# Fixed point multiplication “solution,” crazy or viable?

Assume this much:
I'm using a 16.16 fixed point system.
System is 32 bit.
CPU has no floating point processor.
Overflow is pretty imminent for multiplication for anything larger than 1.0 * 0.4999

To make one last assumption... lets say the values I'm working will not be so high as to cause overflow in this operation...

//assume that in practical application
//this assignment wouldn't be here as 2 fixed values would already exist...
fixed1 = (int)(1.2341 * 65536);
fixed2 = (int)(0.7854 * 65536);

fixed1 >>= 8; //keep upper 24 bits... assume value here isn't too large...

answer = (((fixed2 * fixed1) >> 8) + ((fixed2 * mask1) >> 16));

So the question is... is this a stroke of genius (not to say it hasn't already been thought of or anything) or a complete waste of time?

-
Well I for one don't understand what you're trying to do here. Are you trying to multiply 1.2341 by 0.7854 on a 32bit machine that has no floating point processor but all numbers are fixed so that the top 16bits are pre-decimal point and the bottom 16 bits are post decimal point? –  ChrisBD May 26 '10 at 15:26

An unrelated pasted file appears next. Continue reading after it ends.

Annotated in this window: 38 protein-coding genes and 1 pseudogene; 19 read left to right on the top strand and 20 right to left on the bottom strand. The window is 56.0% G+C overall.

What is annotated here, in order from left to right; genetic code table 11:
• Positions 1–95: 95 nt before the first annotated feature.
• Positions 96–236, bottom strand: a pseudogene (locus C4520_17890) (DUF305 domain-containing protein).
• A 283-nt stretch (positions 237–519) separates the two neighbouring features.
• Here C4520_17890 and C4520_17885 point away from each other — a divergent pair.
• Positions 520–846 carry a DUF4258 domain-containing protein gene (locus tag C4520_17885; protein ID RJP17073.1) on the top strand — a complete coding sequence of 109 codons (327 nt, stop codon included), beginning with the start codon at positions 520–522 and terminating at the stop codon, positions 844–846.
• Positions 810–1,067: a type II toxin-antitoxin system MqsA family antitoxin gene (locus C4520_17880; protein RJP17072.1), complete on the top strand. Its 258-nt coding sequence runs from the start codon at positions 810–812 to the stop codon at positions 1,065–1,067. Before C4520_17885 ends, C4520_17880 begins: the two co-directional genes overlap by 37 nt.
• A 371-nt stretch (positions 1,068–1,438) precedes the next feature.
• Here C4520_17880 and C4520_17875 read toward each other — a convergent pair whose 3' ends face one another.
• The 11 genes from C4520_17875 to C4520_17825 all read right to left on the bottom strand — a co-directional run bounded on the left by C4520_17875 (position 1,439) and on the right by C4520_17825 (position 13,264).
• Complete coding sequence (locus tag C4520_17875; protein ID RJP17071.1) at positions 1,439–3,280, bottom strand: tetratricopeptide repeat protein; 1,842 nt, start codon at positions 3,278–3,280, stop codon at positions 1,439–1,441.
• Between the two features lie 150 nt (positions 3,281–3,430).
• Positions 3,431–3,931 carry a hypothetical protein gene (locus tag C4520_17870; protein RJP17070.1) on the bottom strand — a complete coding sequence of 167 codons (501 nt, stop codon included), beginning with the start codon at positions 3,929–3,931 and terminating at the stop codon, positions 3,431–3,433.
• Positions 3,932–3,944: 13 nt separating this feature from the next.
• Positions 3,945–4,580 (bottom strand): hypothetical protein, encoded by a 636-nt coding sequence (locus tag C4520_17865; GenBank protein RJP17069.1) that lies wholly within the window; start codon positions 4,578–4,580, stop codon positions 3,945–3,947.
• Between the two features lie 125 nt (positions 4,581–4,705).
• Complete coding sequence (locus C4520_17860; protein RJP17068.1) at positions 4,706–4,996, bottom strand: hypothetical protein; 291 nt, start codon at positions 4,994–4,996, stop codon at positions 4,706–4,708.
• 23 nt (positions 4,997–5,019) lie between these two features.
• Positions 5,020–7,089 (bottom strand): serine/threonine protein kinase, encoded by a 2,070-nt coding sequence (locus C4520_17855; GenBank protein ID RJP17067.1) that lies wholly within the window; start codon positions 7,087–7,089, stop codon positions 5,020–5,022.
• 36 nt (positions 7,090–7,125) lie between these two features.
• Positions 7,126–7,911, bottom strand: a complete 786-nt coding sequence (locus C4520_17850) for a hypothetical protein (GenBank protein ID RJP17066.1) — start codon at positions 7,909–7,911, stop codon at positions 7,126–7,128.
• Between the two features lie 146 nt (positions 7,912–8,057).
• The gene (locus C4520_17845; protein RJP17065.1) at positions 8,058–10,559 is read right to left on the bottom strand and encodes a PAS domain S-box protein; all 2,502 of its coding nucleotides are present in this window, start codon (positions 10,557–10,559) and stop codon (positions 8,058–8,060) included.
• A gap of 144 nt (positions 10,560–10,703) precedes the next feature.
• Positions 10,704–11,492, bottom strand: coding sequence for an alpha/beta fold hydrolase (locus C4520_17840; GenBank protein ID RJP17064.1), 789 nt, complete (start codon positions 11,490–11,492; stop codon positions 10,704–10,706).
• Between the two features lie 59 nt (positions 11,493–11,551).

Re-edit - because I was wrong :)

Looks like you are trying to get higher precision by using an extra var?

If you are indeed trying to increase precision, then this would work, but why not use the whole int instead of just 8-bits?

Ok, from your comments, you wanted to know how to do 64-bit precision muls on a 32-bit processor. The easiest way is if the processor underneath you has a long multiply op. If it's an ARM, you are in luck and can use long long to do your mul then shift away your out of bounds low bits and be done.

If it does not, you can still do a long long multiply and let the compiler writer do the heavy lifting of handling overflow for you. These are the easiest methods.

Failing that, you get to do 4 16-bit multiplies and a bunch of adds and shifts:

// The idea is to break the 32-bit multiply into 4 16-bit
parts to prevent any overflow.  You can break any
multiply into factors and additions (all math here is unsigned):
(ahi16)(alo16)
X     (bhi16)(blo16)
--------------------
(blo16)(alo16)  - First  32-bit product var
(blo16)(ahi16)<<16  - Second 32-bit product var (Don't shift here)
(bhi16)(alo16)<<16  - Third  32-bit product var (Don't shift here)
+ (bhi16)(ahi16)<<32  - Forth  32-bit product var (Don't shift here)
--------------------